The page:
We had spent three nights in Rome and were anxious to arrive at our next destination: Florence. Our tour guide was very excited about making a quick stop in Orvieto – a quaint city on top of a mountain that she described as the quintessential Italian town. She swore we would fall in love with it and she tried to get us excited by telling us that we were going to ride a funicular. The entire bus started murmuring what the hell is a funicular?
Totally puzzled, we followed her off of the bus, up a few flights of stairs, and hurried through a turnstile – making it with only a few minutes to spare – we packed ourselves into the funicular before it left up the mountain. It was (basically) a cable car on a set of tracks.
We hiked up into the city of Orvieto after our funicular ride, pointing down every tiny side street, gasping at and admiring every last detail of Orvieto’s beauty. Suddenly and unexpectedly we came upon the massive gothic Duomo di Orvieto. Usually, we were noisy, talkative, and always laughing, but our group of 40 fell into a stunned silence in its presence.
Next, we toured a few lookout points to take pictures. Photos couldn’t ever do the Italian countryside justice. I visited vineyards in Tuscany, fell in love with rolling hills from the perches of San Gimignano, and watched clouds drift over the land below from Orvieto’s heights. They were views that I never got tired of. I always hoped that from every new place we visited, there would be landscapes as romantic and panoramic as the ones in Italy.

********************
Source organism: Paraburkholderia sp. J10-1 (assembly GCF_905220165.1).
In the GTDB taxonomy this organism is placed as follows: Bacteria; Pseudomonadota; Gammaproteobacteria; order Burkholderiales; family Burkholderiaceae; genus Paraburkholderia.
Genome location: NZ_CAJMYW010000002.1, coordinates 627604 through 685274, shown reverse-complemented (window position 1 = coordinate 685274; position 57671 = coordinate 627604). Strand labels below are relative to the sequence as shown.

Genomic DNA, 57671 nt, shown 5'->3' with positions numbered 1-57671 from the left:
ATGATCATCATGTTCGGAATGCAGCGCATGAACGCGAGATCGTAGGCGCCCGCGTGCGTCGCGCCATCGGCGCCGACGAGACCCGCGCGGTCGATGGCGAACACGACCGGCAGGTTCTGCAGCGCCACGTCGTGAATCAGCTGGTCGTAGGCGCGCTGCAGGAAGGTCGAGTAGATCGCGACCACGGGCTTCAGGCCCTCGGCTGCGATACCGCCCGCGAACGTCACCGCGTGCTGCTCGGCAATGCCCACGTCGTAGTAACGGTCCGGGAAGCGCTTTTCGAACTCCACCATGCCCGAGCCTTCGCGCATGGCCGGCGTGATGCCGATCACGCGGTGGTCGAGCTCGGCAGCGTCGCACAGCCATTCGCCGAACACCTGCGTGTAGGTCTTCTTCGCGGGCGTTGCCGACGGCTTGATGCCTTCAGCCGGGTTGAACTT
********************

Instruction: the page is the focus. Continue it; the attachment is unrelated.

Once we stopped gawking, a few friends and I browsed shops stocked full of wooden kitchen tools, postcards, handmade chocolates, and bags of pasta before we settled on a cheap place for lunch. It had yellow umbrellas, a friendly cat, and great outdoor seating. My lunches in Italy alternated between salami pizzas and salami paninis. For lunch in Orvieto, I ordered a salami and mozzarella panini, water (still surprised that you have to pay for water in Europe), and a cappuccino as dessert. Coffee was always a must-have. My stomach was never disappointed.
We had some free time to explore after lunch before continuing on to Florence so we found ourselves ordering gelato. I usually ordered lemon gelato paired with another fruity flavor. This time I tried grapefruit – a little bitter, but not bad. (And if we’re being honest, there’s no such thing as bad gelato in Italy). Then we snuck away into an overgrown alleyway, up a flight of stairs, and sat among someone’s garden to enjoy our refreshing snack and hide from the sun.
We gathered in the cathedral’s plaza and headed back towards the funicular. As we squeezed back onto it and chugged down the mountain, we discovered that we all had the same thought. No one wanted to leave just yet. We wanted a few more days to take in the beauty, explore the cobblestone streets, and discover all of the wonderful little corners of Orvieto.